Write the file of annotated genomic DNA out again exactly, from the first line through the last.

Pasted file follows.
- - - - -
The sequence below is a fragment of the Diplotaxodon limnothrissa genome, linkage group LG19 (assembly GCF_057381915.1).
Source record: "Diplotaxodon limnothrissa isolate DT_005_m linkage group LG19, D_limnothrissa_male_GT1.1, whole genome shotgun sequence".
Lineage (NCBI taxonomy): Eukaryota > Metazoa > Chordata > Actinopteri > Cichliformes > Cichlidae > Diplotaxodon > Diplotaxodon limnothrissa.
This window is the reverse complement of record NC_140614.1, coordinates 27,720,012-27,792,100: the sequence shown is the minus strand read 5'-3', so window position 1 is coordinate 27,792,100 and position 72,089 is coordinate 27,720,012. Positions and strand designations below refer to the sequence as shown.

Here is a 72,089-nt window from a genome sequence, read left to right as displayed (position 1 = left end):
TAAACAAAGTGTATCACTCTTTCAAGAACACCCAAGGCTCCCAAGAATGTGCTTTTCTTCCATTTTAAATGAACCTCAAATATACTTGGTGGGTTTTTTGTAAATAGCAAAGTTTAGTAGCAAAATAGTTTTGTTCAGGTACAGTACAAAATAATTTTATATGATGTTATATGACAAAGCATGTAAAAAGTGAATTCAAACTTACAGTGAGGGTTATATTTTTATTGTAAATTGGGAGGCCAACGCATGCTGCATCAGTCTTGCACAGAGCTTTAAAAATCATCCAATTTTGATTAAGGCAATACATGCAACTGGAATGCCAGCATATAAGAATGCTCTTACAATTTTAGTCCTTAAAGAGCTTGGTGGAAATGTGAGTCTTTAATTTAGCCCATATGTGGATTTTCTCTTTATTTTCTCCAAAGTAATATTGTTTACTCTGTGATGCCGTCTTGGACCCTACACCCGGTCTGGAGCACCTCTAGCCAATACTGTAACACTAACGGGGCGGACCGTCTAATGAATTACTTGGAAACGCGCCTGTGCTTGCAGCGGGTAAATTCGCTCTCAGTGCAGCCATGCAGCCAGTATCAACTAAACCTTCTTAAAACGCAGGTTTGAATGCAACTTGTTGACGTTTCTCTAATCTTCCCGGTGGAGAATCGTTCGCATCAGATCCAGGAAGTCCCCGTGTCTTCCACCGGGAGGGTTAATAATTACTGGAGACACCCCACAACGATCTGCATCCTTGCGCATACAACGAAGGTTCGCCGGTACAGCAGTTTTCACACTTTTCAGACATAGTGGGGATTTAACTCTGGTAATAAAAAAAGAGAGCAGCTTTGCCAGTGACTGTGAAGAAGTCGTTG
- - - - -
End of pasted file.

The sequence below is a fragment of the Diplotaxodon limnothrissa genome, linkage group LG19 (assembly GCF_057381915.1).
Source record: "Diplotaxodon limnothrissa isolate DT_005_m linkage group LG19, D_limnothrissa_male_GT1.1, whole genome shotgun sequence".
Lineage (NCBI taxonomy): Eukaryota > Metazoa > Chordata > Actinopteri > Cichliformes > Cichlidae > Diplotaxodon > Diplotaxodon limnothrissa.
This window is the reverse complement of record NC_140614.1, coordinates 27,720,012-27,792,100: the sequence shown is the minus strand read 5'-3', so window position 1 is coordinate 27,792,100 and position 72,089 is coordinate 27,720,012. Positions and strand designations below refer to the sequence as shown.

Here is a 72,089-nt window from a genome sequence, read left to right as displayed (position 1 = left end):
TAAACAAAGTGTATCACTCTTTCAAGAACACCCAAGGCTCCCAAGAATGTGCTTTTCTTCCATTTTAAATGAACCTCAAATATACTTGGTGGGTTTTTTGTAAATAGCAAAGTTTAGTAGCAAAATAGTTTTGTTCAGGTACAGTACAAAATAATTTTATATGATGTTATATGACAAAGCATGTAAAAAGTGAATTCAAACTTACAGTGAGGGTTATATTTTTATTGTAAATTGGGAGGCCAACGCATGCTGCATCAGTCTTGCACAGAGCTTTAAAAATCATCCAATTTTGATTAAGGCAATACATGCAACTGGAATGCCAGCATATAAGAATGCTCTTACAATTTTAGTCCTTAAAGAGCTTGGTGGAAATGTGAGTCTTTAATTTAGCCCATATGTGGATTTTCTCTTTATTTTCTCCAAAGTAATATTGTTTACTCTGTGATGCCGTCTTGGACCCTACACCCGGTCTGGAGCACCTCTAGCCAATACTGTAACACTAACGGGGCGGACCGTCTAATGAATTACTTGGAAACGCGCCTGTGCTTGCAGCGGGTAAATTCGCTCTCAGTGCAGCCATGCAGCCAGTATCAACTAAACCTTCTTAAAACGCAGGTTTGAATGCAACTTGTTGACGTTTCTCTAATCTTCCCGGTGGAGAATCGTTCGCATCAGATCCAGGAAGTCCCCGTGTCTTCCACCGGGAGGGTTAATAATTACTGGAGACACCCCACAACGATCTGCATCCTTGCGCATACAACGAAGGTTCGCCGGTACAGCAGTTTTCACACTTTTCAGACATAGTGGGGATTTAACTCTGGTAATAAAAAAAGAGAGCAGCTTTGCCAGTGACTGTGAAGAAGTCGTTG